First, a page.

Ruby Jo Barrientos, An Artivist in Reno
Jarrette Werk, Aaniiih and Nakoda, photographs Ruby Jo Barrientos and some of her art, while interviewing her on how her lived experiences as a first-generation Salvadoran American influence her art.
Self-taught visual artist Ruby Jo Barrientos uses her artwork to bring attention to social inequities such as the erasure of Salvadoran Mayan culture and how geopolitical dynamics forced people, like her family, to migrate to the United States.
The youngest of five daughters, her family immigrated from El Salvador in the late 1970s as refugees from the country’s civil war, eight years before she was born. Wanting to provide a better life for his children, her father, Marco, made the hard decision to leave and make the move to the United States, more than 3,200 miles away from their home country.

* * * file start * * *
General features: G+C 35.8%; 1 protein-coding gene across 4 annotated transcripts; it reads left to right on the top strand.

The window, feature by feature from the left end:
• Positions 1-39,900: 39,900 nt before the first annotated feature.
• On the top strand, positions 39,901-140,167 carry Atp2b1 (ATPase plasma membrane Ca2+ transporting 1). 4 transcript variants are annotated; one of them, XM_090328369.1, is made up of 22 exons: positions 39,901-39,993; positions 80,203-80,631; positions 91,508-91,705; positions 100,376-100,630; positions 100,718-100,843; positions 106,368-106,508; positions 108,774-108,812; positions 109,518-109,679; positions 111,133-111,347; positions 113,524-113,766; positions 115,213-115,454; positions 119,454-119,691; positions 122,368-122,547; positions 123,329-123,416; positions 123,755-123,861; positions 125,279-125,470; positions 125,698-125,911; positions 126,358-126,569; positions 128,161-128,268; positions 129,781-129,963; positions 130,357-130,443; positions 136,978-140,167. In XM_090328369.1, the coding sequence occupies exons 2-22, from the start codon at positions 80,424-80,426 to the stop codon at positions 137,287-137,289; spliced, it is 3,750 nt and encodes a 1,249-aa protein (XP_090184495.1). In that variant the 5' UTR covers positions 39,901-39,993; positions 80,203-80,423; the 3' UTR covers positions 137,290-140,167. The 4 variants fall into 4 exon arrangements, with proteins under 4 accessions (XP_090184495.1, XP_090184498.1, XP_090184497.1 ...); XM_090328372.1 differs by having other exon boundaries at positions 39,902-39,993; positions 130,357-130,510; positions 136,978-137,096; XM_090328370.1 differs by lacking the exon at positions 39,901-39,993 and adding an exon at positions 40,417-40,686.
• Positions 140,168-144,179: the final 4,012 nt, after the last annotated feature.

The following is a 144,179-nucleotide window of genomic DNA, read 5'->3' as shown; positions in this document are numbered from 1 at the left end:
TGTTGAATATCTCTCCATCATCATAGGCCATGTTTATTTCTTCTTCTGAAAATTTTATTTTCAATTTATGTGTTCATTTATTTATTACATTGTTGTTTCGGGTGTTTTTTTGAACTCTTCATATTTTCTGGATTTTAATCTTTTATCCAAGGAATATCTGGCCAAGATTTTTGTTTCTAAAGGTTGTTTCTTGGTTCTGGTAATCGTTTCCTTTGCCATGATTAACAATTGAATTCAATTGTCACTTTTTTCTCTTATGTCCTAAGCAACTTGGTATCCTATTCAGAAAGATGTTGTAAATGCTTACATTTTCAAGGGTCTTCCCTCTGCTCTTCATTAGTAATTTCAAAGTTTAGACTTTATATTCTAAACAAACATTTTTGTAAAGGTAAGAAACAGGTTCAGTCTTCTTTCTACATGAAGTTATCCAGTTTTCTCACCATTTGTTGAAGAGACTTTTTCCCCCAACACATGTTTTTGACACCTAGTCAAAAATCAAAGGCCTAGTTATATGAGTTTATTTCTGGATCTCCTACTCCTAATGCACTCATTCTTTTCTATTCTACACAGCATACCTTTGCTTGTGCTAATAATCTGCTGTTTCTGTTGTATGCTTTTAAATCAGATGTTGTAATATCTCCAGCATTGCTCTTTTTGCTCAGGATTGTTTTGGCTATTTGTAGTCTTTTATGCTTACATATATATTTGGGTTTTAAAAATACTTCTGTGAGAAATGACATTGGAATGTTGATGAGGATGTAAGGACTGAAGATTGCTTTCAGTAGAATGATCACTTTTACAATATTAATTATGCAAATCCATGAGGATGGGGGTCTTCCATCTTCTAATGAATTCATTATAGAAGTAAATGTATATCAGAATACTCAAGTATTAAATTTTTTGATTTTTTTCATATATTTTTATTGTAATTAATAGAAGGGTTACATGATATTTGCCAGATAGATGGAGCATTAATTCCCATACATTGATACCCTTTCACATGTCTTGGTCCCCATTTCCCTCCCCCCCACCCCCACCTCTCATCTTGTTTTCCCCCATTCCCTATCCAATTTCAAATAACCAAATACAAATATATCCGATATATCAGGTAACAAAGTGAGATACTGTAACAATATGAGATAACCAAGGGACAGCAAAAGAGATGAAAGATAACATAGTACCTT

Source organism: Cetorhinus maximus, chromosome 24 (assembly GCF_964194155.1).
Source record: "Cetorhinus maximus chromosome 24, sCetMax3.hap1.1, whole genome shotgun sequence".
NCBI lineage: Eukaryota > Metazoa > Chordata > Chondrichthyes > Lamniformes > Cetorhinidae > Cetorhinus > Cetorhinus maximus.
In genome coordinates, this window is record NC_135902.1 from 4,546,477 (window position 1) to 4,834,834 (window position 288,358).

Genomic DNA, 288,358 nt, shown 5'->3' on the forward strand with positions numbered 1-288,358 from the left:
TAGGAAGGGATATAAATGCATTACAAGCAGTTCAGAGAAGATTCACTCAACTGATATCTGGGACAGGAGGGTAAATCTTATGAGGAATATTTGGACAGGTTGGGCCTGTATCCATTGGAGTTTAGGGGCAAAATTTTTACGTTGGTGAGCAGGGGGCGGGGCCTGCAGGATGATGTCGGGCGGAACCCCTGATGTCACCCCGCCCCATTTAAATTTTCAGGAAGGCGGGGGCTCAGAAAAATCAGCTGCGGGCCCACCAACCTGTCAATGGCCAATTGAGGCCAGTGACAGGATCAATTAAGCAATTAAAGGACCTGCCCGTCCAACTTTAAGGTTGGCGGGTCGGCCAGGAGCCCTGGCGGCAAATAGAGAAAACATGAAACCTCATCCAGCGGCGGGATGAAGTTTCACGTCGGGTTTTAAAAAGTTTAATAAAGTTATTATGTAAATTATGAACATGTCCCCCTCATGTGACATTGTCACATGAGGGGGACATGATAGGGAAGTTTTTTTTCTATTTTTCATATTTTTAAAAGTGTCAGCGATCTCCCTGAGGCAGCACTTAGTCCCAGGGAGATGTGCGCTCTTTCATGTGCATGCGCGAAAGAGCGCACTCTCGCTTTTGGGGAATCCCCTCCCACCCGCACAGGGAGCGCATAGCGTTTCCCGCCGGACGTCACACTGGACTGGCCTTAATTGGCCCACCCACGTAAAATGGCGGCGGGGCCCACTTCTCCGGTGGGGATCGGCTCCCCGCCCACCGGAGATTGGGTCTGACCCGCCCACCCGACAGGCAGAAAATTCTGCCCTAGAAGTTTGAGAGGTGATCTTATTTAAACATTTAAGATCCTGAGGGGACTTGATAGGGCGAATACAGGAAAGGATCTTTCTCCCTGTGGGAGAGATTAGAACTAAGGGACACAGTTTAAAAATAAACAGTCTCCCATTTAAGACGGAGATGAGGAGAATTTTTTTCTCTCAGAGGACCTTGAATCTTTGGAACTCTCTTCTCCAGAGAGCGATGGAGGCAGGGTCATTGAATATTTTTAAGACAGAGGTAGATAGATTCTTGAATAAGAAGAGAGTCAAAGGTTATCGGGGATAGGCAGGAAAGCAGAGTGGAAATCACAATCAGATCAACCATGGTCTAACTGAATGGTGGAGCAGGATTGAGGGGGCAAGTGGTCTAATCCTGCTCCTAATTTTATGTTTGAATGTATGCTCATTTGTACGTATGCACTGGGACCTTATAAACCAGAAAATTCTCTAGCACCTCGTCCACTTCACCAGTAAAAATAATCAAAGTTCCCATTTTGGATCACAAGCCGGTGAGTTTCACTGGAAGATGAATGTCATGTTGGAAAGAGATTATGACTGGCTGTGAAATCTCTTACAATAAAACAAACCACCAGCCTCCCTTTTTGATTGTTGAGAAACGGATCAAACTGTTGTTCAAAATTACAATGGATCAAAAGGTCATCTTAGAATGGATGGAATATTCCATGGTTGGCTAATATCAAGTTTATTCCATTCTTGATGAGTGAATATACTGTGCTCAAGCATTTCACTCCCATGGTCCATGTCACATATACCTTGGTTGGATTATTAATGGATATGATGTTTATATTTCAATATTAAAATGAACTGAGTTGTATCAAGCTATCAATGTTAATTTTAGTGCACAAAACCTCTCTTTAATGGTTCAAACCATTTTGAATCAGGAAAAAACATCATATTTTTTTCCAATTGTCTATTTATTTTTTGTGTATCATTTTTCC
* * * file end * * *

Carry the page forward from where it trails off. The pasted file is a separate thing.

Barrientos says she comes from a family of artists. Her father and uncles were photograph colorists. She credits her family and their Salvadoran Mayan heritage for heavily influencing her work.
In 2017, she visited El Salvador for the first time and being in her homelands ignited her passion to incorporate and explore symbolism and deities in her work, ultimately inspiring her to create art people have never seen before.
Most recently, she was appointed by the City of Reno as City Artist for 2021-22. Her show, Nuwave Mayan Ancestros, took place at Reno City Hall’s Metro Gallery from September to November last year. She was the first Salvadoran and woman to receive this title.